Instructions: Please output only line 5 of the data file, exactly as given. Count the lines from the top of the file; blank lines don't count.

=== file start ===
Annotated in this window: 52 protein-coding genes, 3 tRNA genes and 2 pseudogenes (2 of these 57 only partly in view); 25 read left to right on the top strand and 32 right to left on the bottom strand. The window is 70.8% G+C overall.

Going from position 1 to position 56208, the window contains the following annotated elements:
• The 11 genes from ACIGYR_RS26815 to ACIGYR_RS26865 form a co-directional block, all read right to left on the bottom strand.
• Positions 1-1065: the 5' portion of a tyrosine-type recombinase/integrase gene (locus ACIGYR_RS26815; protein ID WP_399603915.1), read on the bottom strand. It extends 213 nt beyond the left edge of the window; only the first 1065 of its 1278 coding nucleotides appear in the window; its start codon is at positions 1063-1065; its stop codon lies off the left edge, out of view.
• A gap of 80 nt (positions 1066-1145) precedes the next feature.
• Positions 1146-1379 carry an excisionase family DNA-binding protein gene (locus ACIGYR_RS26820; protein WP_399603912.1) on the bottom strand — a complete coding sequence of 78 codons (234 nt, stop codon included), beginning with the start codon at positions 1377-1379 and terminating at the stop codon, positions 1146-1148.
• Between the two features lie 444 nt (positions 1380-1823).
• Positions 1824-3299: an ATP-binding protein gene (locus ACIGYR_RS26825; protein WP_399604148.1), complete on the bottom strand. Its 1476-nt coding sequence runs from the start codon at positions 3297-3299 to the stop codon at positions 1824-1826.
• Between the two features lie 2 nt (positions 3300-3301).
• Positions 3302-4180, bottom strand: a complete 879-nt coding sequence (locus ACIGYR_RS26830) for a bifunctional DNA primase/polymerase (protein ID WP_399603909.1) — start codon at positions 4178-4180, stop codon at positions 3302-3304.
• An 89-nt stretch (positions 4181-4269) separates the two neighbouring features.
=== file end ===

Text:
• A gap of 80 nt (positions 1066-1145) precedes the next feature.